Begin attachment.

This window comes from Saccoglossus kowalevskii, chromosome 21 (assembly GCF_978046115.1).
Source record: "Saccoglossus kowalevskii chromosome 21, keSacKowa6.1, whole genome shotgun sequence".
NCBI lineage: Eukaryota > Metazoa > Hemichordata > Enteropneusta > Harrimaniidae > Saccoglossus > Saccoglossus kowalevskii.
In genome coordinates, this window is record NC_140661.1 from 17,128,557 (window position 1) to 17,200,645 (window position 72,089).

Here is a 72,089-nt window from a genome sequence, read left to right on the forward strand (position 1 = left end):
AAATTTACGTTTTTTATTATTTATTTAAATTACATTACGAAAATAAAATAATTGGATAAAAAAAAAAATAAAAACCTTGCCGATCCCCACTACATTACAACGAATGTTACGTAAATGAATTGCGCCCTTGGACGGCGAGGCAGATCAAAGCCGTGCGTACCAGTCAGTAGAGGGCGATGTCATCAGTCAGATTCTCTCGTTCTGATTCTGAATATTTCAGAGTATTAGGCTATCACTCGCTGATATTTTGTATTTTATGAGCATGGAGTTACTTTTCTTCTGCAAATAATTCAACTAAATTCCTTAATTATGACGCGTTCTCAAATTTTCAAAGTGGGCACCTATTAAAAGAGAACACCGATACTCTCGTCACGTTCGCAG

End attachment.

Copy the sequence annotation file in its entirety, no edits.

This window comes from Saccoglossus kowalevskii, chromosome 21 (assembly GCF_978046115.1).
Source record: "Saccoglossus kowalevskii chromosome 21, keSacKowa6.1, whole genome shotgun sequence".
NCBI lineage: Eukaryota > Metazoa > Hemichordata > Enteropneusta > Harrimaniidae > Saccoglossus > Saccoglossus kowalevskii.
In genome coordinates, this window is record NC_140661.1 from 17,128,557 (window position 1) to 17,200,645 (window position 72,089).

Here is a 72,089-nt window from a genome sequence, read left to right on the forward strand (position 1 = left end):
AAATTTACGTTTTTTATTATTTATTTAAATTACATTACGAAAATAAAATAATTGGATAAAAAAAAAAATAAAAACCTTGCCGATCCCCACTACATTACAACGAATGTTACGTAAATGAATTGCGCCCTTGGACGGCGAGGCAGATCAAAGCCGTGCGTACCAGTCAGTAGAGGGCGATGTCATCAGTCAGATTCTCTCGTTCTGATTCTGAATATTTCAGAGTATTAGGCTATCACTCGCTGATATTTTGTATTTTATGAGCATGGAGTTACTTTTCTTCTGCAAATAATTCAACTAAATTCCTTAATTATGACGCGTTCTCAAATTTTCAAAGTGGGCACCTATTAAAAGAGAACACCGATACTCTCGTCACGTTCGCAG